As if that was not enough, Paul further highlights this sovereign action of God by reminding the Corinthians, once again, that Christ is the one who has been made our wisdom and our righteousness and our sanctification, and redemption. And Paul's language here is important. You see, while we typically talk about Jesus being the source of our wisdom, or bringing about our righteousness and sanctification and redemption, this passage is not saying things quite like that - it is saying that Jesus IS our righteousness and IS our sanctification and IS our redemption. It is emphasizing what God did in and through Jesus, to make these things a reality.

Yes, he does bring these things about for us, but it is the way he brings these things about that Paul is emphasizing here. Jesus brings about our salvation by accomplishing it himself, through the cross. And the means, then, by which that becomes effective for us is through our union with Christ. Because we are "in Christ", as Paul says in vs 30, because we are "united with him in his death and resurrection" as Paul elsewhere describes it - then we benefit by what he did, in our place. And this being united to him, being "in him", as Paul so frequently puts it, is all related back to what we've already seen - God's sovereign choice to so unite us to Christ.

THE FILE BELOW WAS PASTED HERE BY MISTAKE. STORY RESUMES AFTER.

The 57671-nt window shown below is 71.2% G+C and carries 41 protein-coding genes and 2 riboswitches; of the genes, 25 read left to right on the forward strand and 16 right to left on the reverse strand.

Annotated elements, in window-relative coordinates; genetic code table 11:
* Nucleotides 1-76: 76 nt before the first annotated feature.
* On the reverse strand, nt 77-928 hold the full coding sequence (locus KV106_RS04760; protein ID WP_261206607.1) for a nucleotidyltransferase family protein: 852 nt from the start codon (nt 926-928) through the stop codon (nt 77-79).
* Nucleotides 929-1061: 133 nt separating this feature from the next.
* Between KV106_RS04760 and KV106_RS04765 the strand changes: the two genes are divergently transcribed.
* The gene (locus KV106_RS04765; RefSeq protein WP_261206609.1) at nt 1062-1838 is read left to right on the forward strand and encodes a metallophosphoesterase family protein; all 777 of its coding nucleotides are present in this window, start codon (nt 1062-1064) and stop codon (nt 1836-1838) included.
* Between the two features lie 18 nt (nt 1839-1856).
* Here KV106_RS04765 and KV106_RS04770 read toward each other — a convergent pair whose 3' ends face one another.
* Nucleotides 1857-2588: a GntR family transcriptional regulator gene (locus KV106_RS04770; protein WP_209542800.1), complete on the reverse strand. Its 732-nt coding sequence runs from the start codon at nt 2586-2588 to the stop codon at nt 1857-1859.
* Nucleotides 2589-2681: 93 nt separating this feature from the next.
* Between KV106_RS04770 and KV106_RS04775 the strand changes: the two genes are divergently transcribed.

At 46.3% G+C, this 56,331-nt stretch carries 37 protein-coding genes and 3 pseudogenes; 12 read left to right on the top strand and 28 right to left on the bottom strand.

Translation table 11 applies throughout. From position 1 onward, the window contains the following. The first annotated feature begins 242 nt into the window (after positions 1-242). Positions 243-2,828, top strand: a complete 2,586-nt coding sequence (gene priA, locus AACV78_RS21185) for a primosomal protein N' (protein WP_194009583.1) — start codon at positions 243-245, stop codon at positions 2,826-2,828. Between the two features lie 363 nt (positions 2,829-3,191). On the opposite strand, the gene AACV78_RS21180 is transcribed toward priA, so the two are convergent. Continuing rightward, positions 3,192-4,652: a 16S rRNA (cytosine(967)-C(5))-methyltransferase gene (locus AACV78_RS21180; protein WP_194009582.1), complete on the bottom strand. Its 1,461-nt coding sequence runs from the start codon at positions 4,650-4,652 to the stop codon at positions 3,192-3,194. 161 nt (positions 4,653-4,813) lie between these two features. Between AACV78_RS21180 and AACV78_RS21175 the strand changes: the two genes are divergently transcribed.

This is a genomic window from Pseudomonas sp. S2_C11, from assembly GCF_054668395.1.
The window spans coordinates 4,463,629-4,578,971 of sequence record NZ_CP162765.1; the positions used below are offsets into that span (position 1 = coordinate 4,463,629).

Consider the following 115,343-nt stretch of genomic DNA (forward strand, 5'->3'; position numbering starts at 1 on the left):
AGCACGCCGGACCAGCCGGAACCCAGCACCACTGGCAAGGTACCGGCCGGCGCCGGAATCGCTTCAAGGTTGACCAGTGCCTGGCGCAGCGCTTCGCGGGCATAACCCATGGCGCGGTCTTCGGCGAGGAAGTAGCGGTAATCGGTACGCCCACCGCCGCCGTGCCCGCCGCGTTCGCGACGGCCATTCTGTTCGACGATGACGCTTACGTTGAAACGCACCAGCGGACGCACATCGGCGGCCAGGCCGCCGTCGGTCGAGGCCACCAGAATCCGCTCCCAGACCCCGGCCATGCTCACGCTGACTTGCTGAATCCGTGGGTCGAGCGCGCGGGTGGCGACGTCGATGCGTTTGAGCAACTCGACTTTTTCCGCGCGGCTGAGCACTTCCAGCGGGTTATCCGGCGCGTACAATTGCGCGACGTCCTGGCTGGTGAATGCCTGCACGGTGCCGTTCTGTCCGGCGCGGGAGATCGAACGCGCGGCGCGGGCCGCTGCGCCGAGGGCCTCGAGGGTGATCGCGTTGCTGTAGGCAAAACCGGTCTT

So Jesus truly is our wisdom - through him we "know" God; He is our righteousness - through Him we are made right with God; He is our sanctification - because of Him, we are now set apart as the people of God which is what "sanctification" here refers to; and He is our redemption - he has delivered us from slavery to sin and death. Indeed, it is because our salvation is like that, it is because it is such a complete and sovereign act of God's mercy that Paul is driven to say, in verse 3l, therefore - "Let the one who boasts, boast in the Lord."

Now, as before, there are a number of implications which follow on from this but, for the sake of time, I want to briefly draw your attention to just one and it is this: This truth about the sovereignty and the completeness of God's salvation of his people is one which we should gladly proclaim and celebrate and defend in the church today.

We talk a lot about how people need to respond to the Gospel - which is great. People do need to respond to the Gospel. So we need to keep encouraging people to do this. Absolutely.

But we also need to talk about why people actually do respond to the Gospel - that is, we need to see the willing embrace of the Gospel by the repentant sinner as the final and necessary outworking of a salvation that is completely and utterly the work of God and which leaves no room whatsoever for human boasting.